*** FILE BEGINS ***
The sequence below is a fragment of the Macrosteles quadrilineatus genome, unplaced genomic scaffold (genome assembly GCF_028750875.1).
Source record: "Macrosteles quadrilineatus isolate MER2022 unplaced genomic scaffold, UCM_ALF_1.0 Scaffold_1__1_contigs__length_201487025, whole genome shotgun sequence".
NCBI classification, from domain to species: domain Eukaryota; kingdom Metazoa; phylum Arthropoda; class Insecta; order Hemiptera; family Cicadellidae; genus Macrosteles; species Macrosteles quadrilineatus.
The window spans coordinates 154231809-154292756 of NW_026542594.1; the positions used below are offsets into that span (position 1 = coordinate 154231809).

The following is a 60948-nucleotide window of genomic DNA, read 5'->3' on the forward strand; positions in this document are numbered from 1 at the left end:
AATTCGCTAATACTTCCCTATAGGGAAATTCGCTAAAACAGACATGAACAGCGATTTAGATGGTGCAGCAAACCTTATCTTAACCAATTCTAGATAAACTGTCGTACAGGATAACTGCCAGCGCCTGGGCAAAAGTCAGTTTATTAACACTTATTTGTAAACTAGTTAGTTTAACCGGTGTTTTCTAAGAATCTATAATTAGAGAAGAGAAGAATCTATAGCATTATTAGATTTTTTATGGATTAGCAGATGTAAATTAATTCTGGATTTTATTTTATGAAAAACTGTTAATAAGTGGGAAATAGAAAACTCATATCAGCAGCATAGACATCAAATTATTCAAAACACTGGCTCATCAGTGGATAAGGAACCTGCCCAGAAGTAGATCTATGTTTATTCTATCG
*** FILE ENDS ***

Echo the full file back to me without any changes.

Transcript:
The sequence below is a fragment of the Macrosteles quadrilineatus genome, unplaced genomic scaffold (genome assembly GCF_028750875.1).
Source record: "Macrosteles quadrilineatus isolate MER2022 unplaced genomic scaffold, UCM_ALF_1.0 Scaffold_1__1_contigs__length_201487025, whole genome shotgun sequence".
NCBI classification, from domain to species: domain Eukaryota; kingdom Metazoa; phylum Arthropoda; class Insecta; order Hemiptera; family Cicadellidae; genus Macrosteles; species Macrosteles quadrilineatus.
The window spans coordinates 154231809-154292756 of NW_026542594.1; the positions used below are offsets into that span (position 1 = coordinate 154231809).

The following is a 60948-nucleotide window of genomic DNA, read 5'->3' on the forward strand; positions in this document are numbered from 1 at the left end:
AATTCGCTAATACTTCCCTATAGGGAAATTCGCTAAAACAGACATGAACAGCGATTTAGATGGTGCAGCAAACCTTATCTTAACCAATTCTAGATAAACTGTCGTACAGGATAACTGCCAGCGCCTGGGCAAAAGTCAGTTTATTAACACTTATTTGTAAACTAGTTAGTTTAACCGGTGTTTTCTAAGAATCTATAATTAGAGAAGAGAAGAATCTATAGCATTATTAGATTTTTTATGGATTAGCAGATGTAAATTAATTCTGGATTTTATTTTATGAAAAACTGTTAATAAGTGGGAAATAGAAAACTCATATCAGCAGCATAGACATCAAATTATTCAAAACACTGGCTCATCAGTGGATAAGGAACCTGCCCAGAAGTAGATCTATGTTTATTCTATCG